Okay, I realize that I'm the sort of woman who looks at everything through cynical eyes, always on the lookout for the sort of endemic cultural misogyny* that makes me roll my eyes, crack my knuckles, and shut the TV off before I throw the remote straight through it. That said, when something draws my ire, I shut my eyes, take a step back, and wonder if I'd be taking as much offense if I hadn't spent four years immersing myself in gender theory monographs and Sleater-Kinney records. I'm perceptive, and I'm opinionated, but I try to pick my battles, y'know?
But this one? I've taken deep breaths. I've paced around my apartment. I've consumed half a mug of herbal tea. I've looked at the clinching-celebration photos of Jonathan Papelbon in his underwear. I've done everything in my power to distract myself, and it ain't working.Deadspin? We're breaking up.
I've professed my love for Deadspin and the other branches of Gawker Media many times over the last few years. I used to love the weirdly creative blend of snarkery and analysis that seemed to jibe so well with my own perspective on sports fandom. But what's the problem with Deadspin, you may ask? Shit like the entry I've linked to above.Translation: "Omigod, you guys, I'm just, like, this really complicated girl, and you wouldn't understand that because you aren't me. And that's just who I am. So, like, don't criticize us, because what I have with my teammates is, like, soooo special. I luv u chickas forever! [Amy Grant song lyric snippet]"
Riiiiiiiiight. USA soccer goalie Hope Solo makes a MySpace entry about the brouhaha surrounding her recent benching, and this is what Deadspin turns it into. Sure, everyone, let's infantilize and mock an athlete -- who could probably drop most of the Deadspin bloggers with one kick to the head -- because she expressed her opinion on the internet... wait, just like everyone involved with Deadspin.
Like it or not, MySpace has become a bizarrely viable form of communication between the famous and the anonymous. I cringe at the blinking ads and unexpectedly awful music, but Hope Solo's not the first quasi-national figure to make a statement via MySpace and she won't be the last. It's weird, and I'm not quite sure I like it, but we're gonna have to roll with it.
But at the end of the day, what does this all boil down to? That's right, folks, say it with me: Endemic! Cultural! Misogyny! Within the confines of middle-class America, there's no more difficult place to be a woman than within sports fandom. Men who wouldn't dream of sexually harassing a co-worker will scream at a woman in the stands for not lifting her shirt on command, and -- as we see here -- men who are educated, sensible, and fair-minded will mock, infantilize, and harrass a woman who's apparently done nothing more than dare to play a sport while being female and express an opinion about it.
"But Suzie," you say, rolling your eyes because you've listened to my vitriolic rants against everything from The Parents' Television Council to Axe Body Spray commercials, "she was asking for it! Come on, she talked about a team matter in public! She should be soundly mocked!"
Ahem. How many times have we seen players fighting in the dugout? (Barry Bonds and Jeff Kent on the '01 Giants being the most obvious example, to me.) Players fight with managers, players fight with coaches, players fight with each other -- it all gets media coverage, and most of the time, those involved never say a thing about it, leading to bizarre speculation and trade talk. If you read Hope Solo's MySpace blog, it's a simple thing: she didn't want anyone to think she was taking any shots at her teammates. She tries to properly articulate herself, issues apologies, and generally seems to be trying to act more mature than 95 percent of the athletes we see on ESPN every day.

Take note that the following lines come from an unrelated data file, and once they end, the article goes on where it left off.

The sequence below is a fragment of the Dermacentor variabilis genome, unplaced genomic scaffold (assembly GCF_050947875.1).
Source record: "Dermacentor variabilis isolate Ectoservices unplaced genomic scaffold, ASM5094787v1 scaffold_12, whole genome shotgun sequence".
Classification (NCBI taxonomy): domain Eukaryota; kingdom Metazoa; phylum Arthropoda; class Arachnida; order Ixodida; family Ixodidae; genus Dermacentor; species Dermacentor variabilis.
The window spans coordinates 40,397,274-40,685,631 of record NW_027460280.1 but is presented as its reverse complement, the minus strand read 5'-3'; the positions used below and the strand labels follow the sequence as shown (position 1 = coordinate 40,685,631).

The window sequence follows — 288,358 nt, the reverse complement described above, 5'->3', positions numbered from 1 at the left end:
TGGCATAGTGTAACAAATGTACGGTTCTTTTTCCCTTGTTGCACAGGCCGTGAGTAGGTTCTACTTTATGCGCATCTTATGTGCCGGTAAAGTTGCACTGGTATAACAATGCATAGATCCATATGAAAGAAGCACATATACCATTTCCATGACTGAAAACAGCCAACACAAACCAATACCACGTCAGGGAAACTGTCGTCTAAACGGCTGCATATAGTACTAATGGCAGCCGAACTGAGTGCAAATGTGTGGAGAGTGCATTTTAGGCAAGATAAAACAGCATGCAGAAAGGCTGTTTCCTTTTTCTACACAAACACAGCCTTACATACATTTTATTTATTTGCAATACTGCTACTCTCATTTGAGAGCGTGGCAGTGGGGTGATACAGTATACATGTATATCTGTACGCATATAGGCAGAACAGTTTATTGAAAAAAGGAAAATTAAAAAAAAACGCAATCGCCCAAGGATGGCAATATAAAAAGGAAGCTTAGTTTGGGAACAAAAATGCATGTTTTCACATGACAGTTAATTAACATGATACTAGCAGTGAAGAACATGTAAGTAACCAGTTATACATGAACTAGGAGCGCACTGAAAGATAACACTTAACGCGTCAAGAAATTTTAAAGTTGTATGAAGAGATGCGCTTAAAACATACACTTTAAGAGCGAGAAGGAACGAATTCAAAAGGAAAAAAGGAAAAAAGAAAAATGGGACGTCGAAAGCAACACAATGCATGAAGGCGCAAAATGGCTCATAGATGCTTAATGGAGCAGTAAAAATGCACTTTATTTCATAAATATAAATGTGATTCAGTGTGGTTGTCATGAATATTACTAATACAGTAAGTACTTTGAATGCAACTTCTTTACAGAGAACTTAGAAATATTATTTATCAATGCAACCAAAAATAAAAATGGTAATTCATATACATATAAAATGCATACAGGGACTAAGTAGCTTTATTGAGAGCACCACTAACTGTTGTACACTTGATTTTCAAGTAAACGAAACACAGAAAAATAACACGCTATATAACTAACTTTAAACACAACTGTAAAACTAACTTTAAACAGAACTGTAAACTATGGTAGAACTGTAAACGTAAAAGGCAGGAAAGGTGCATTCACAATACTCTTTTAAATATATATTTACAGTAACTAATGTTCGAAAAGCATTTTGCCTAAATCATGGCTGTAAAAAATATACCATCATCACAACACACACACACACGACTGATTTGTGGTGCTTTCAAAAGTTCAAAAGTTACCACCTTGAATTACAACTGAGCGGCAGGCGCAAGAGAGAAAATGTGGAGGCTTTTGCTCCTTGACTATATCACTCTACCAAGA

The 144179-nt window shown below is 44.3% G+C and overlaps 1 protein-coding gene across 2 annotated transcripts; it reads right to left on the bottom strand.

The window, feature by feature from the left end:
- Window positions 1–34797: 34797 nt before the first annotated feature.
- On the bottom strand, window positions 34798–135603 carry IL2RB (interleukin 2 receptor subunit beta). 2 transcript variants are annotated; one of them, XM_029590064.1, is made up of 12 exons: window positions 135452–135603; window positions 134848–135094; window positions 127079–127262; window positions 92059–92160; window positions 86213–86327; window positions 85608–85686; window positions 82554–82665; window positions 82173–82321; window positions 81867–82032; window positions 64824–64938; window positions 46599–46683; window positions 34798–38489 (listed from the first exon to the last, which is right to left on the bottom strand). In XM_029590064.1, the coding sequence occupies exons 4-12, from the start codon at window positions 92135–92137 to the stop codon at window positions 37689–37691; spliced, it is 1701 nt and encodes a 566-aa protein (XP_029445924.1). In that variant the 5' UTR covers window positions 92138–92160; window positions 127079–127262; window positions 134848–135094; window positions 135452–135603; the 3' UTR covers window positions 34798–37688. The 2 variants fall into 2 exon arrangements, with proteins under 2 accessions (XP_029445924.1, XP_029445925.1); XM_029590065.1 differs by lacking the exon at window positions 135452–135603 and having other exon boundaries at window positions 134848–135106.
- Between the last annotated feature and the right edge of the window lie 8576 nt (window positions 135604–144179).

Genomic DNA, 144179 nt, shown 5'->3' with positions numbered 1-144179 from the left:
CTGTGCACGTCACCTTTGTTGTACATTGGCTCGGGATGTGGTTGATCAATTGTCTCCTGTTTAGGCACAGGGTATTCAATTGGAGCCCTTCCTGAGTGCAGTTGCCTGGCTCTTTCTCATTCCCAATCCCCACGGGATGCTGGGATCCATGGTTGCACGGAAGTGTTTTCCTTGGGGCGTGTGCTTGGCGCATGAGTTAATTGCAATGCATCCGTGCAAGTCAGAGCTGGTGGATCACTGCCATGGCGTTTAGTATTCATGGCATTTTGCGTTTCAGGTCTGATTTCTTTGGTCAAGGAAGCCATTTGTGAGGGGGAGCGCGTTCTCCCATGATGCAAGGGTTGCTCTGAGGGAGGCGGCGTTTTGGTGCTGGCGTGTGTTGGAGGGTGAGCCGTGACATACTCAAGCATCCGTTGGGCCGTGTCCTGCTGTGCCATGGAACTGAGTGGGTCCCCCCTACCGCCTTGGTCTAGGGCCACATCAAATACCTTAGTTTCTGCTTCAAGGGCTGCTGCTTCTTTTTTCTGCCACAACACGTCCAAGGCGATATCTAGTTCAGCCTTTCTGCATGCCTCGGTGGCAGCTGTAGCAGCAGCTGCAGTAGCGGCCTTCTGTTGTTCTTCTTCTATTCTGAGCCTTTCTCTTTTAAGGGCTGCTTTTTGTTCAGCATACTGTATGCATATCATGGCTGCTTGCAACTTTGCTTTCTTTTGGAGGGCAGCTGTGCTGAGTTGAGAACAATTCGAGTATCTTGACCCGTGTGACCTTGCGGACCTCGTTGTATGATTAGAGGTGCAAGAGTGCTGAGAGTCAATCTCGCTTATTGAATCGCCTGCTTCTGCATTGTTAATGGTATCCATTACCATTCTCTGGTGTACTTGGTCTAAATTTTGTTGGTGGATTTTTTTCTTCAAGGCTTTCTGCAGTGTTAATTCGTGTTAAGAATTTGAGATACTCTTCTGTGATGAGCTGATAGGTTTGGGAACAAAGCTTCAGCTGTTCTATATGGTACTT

But of course, none of that matters, you guys. Women are just catty bitches, right? None of them ever mean
what they say! Hope Solo's no better than the archetypal (not
typical) 14-year-old girl with complicated friendships and an internet connection! All women are the same, don't you know? I mean, we might call Bonds a self-absorbed nutbag, but we never pretend that he's got the same emotional range as a 13-year-old boy, because that would be wrong
. Infantilization and patronizing speech is reserved for the women who dare invade the sacred male sanctum of sports fandom, regardless of their capacity as either athletes or fellow fans.
It's hard to be a woman, it's even harder to be a feminist, and it's damn near impossible to be a sports fan, too. I used to love Deadspin, but I'm beginning to see it for what it really is underneath the flashy snark -- the new-school version of the old-boys' club where otherwise respectable men "let down their hair" and allow their inner Neanderthals to crawl out, make blowjob jokes, and hoot at Erin Andrews, while the women involved play by the boys' rules and accept their ordained status as second-class citizens in order to gain acceptance. It's enough to make a girl vom.
So it's going to be hard, but Deadspin's coming off my Bookmarks Bar. I don't know what I'm replacing it with yet -- Surviving Grady? Joy of Sox? Plain ol' ESPN? -- but I just can't read the blog entries and comments anymore. It's a total affront to everything I stand for, as a sports fan and as a woman, and I can't keep on reading these posts every single day and wondering what, exactly, is wrong with me that I don't find racist, misogynist humor funny.
After all, I've never been one of the cool kids. Why start trying to fit in now? And anyway, no one quotes Amy Grant lyrics anymore -- this is not a Tennessee high school circa 1995.
* -- I overuse it, but it describes SO MUCH, you guys